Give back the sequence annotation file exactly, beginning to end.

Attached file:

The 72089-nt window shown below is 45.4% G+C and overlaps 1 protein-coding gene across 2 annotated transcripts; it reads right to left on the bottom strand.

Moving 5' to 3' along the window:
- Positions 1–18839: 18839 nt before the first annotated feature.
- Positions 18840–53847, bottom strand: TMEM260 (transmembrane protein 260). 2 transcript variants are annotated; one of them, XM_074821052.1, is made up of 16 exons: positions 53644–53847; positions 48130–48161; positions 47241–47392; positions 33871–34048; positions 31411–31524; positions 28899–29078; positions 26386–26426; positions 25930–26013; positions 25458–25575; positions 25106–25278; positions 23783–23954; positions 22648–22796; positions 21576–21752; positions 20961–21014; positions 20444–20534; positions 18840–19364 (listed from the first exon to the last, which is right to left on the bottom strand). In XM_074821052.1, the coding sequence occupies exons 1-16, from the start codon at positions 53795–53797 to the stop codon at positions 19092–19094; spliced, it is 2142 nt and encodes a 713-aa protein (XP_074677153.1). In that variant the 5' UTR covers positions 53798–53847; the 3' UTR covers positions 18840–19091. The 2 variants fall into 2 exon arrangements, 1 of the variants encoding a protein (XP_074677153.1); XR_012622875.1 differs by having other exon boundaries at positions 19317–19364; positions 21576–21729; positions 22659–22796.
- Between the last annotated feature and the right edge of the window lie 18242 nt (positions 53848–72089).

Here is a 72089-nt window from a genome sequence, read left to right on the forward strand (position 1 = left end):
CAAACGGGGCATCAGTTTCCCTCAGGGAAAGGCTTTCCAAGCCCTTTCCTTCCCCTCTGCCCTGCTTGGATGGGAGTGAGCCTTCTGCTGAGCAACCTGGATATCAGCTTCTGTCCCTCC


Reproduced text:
The 72089-nt window shown below is 45.4% G+C and overlaps 1 protein-coding gene across 2 annotated transcripts; it reads right to left on the bottom strand.

Moving 5' to 3' along the window:
- Positions 1–18839: 18839 nt before the first annotated feature.
- Positions 18840–53847, bottom strand: TMEM260 (transmembrane protein 260). 2 transcript variants are annotated; one of them, XM_074821052.1, is made up of 16 exons: positions 53644–53847; positions 48130–48161; positions 47241–47392; positions 33871–34048; positions 31411–31524; positions 28899–29078; positions 26386–26426; positions 25930–26013; positions 25458–25575; positions 25106–25278; positions 23783–23954; positions 22648–22796; positions 21576–21752; positions 20961–21014; positions 20444–20534; positions 18840–19364 (listed from the first exon to the last, which is right to left on the bottom strand). In XM_074821052.1, the coding sequence occupies exons 1-16, from the start codon at positions 53795–53797 to the stop codon at positions 19092–19094; spliced, it is 2142 nt and encodes a 713-aa protein (XP_074677153.1). In that variant the 5' UTR covers positions 53798–53847; the 3' UTR covers positions 18840–19091. The 2 variants fall into 2 exon arrangements, 1 of the variants encoding a protein (XP_074677153.1); XR_012622875.1 differs by having other exon boundaries at positions 19317–19364; positions 21576–21729; positions 22659–22796.
- Between the last annotated feature and the right edge of the window lie 18242 nt (positions 53848–72089).

Here is a 72089-nt window from a genome sequence, read left to right on the forward strand (position 1 = left end):
CAAACGGGGCATCAGTTTCCCTCAGGGAAAGGCTTTCCAAGCCCTTTCCTTCCCCTCTGCCCTGCTTGGATGGGAGTGAGCCTTCTGCTGAGCAACCTGGATATCAGCTTCTGTCCCTCC